The Texas maternal mortality rate has nearly doubled since 2010, from 18.6 per hundred thousand live births to 35.8. This statistic represents 600 dead women in our state between 2010 to 2014. Our rate is the worst in the nation and the highest in the developed world. African-American women in Texas are more likely to die of pregnancy-related causes than white or Hispanic women.
The journal Obstetrics & Gynecology notes that usually only “war, natural disaster, and severe economic upheaval” explain such a drastic increase in the maternal mortality rate. Absent these conditions in Texas, many cite the state’s chronic defunding of women’s health services as one possible reason for this increase in maternal deaths. For example, in 2011, the state family planning budget was slashed by the legislature, resulting in the closure of 82 family planning clinics and an increase of births covered by Medicaid.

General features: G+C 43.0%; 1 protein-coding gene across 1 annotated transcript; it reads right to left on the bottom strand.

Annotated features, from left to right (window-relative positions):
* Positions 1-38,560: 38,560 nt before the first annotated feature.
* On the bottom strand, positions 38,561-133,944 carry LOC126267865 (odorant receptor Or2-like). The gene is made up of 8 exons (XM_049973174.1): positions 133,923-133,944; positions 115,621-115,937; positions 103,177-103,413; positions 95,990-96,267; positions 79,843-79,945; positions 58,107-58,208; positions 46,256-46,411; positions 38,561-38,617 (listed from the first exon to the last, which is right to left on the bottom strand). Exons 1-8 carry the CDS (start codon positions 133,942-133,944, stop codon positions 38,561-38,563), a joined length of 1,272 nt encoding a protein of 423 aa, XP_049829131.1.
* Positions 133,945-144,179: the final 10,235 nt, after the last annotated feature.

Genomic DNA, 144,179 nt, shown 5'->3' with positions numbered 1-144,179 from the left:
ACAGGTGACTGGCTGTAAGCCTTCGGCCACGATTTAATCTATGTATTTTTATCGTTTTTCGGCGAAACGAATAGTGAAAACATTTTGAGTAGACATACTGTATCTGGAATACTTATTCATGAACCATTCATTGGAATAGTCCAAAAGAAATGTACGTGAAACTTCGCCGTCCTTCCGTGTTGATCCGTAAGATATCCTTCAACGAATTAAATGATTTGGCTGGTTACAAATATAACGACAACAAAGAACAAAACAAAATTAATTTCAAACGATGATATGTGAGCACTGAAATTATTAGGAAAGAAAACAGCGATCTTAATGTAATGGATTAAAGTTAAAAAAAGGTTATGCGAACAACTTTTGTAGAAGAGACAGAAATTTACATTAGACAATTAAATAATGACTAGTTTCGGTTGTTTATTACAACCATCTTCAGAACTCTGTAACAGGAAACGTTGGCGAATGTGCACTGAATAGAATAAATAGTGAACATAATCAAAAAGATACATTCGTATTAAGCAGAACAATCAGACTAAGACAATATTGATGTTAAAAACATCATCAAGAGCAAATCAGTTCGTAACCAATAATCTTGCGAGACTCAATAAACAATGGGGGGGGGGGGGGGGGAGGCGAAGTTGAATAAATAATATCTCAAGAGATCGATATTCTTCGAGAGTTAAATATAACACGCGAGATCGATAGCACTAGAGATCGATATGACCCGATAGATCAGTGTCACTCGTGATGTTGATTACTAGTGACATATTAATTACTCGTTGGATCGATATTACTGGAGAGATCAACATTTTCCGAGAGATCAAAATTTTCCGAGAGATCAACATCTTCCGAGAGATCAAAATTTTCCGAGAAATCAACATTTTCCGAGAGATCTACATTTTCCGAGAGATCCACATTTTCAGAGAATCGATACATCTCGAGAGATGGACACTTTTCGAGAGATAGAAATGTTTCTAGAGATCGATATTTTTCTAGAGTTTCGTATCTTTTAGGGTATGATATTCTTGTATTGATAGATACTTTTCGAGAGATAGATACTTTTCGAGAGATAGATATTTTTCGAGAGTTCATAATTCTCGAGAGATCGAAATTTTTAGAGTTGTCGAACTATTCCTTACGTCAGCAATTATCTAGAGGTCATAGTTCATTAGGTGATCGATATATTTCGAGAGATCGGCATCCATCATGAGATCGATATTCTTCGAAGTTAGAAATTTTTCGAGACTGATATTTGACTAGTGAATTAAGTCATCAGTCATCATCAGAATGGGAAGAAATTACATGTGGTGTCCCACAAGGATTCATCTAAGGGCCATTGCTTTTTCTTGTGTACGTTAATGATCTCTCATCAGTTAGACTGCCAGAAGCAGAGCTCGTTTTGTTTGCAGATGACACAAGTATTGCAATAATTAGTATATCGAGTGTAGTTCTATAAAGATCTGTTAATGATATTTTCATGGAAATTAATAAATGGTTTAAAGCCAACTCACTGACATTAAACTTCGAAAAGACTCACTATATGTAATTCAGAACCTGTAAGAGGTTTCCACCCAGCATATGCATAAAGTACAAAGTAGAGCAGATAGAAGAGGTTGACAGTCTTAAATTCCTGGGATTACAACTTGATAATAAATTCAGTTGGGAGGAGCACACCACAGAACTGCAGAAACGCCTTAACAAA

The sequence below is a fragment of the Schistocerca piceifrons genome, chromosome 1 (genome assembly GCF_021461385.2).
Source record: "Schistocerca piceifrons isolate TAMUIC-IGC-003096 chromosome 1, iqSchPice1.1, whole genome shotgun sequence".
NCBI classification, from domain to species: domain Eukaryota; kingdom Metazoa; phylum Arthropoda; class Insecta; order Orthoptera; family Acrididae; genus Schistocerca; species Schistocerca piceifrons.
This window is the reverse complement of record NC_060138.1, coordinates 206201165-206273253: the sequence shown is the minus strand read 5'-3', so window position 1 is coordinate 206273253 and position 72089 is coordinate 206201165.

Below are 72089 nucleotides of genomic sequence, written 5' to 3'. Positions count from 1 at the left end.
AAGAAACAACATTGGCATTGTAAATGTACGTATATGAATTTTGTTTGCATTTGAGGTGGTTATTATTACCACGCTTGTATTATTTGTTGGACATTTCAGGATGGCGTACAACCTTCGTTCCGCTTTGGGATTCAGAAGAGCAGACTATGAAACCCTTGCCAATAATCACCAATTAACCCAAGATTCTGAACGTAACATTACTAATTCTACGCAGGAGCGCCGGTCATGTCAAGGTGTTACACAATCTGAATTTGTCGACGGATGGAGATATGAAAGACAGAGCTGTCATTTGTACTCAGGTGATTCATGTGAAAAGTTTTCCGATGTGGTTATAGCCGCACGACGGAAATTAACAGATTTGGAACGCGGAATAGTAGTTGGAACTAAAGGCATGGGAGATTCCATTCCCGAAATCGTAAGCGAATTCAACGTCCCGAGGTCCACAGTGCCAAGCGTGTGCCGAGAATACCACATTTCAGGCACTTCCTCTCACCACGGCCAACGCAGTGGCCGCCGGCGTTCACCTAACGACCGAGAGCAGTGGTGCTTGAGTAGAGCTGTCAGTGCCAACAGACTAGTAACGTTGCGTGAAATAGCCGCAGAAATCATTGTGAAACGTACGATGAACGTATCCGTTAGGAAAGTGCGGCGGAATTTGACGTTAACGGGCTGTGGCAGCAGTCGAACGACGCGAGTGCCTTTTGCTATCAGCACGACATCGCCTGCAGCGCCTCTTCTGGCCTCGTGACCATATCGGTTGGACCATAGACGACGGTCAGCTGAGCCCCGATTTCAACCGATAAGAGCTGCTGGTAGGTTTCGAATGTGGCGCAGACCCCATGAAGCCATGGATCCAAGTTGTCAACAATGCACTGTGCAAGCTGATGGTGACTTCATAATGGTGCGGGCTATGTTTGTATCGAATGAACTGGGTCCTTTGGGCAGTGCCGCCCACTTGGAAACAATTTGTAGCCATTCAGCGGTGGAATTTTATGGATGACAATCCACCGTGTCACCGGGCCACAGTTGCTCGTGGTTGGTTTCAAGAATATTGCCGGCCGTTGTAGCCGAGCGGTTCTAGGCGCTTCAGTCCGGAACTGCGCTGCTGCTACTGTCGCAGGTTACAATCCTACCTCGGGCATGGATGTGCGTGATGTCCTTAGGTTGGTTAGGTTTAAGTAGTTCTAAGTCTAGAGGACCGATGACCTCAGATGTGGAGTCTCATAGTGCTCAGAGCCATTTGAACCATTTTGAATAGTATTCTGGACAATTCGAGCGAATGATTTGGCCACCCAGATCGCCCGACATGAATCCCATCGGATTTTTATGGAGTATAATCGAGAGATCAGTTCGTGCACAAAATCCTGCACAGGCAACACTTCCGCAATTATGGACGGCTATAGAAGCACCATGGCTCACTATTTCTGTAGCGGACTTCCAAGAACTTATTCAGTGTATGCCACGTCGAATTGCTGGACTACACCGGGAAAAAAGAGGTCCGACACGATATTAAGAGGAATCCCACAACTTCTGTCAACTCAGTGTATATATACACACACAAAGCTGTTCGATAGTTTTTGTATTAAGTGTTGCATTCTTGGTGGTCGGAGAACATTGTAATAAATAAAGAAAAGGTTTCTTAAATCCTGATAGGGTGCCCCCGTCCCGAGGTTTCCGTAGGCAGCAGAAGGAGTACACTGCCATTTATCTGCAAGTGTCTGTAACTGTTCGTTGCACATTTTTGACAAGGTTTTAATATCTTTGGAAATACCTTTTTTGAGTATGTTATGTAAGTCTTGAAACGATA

The Texas Maternal Mortality and Morbidity Task Force is set to expire in 2019 and proposed legislation regarding this issue was killed during the 2017 Texas legislature regular session. I urge Rep. Larry Phillips and Sen. Craig Estes to focus on these issues of life and death, not divisive ideological and special-interest issues, as they represent the citizens of our community during the upcoming special session.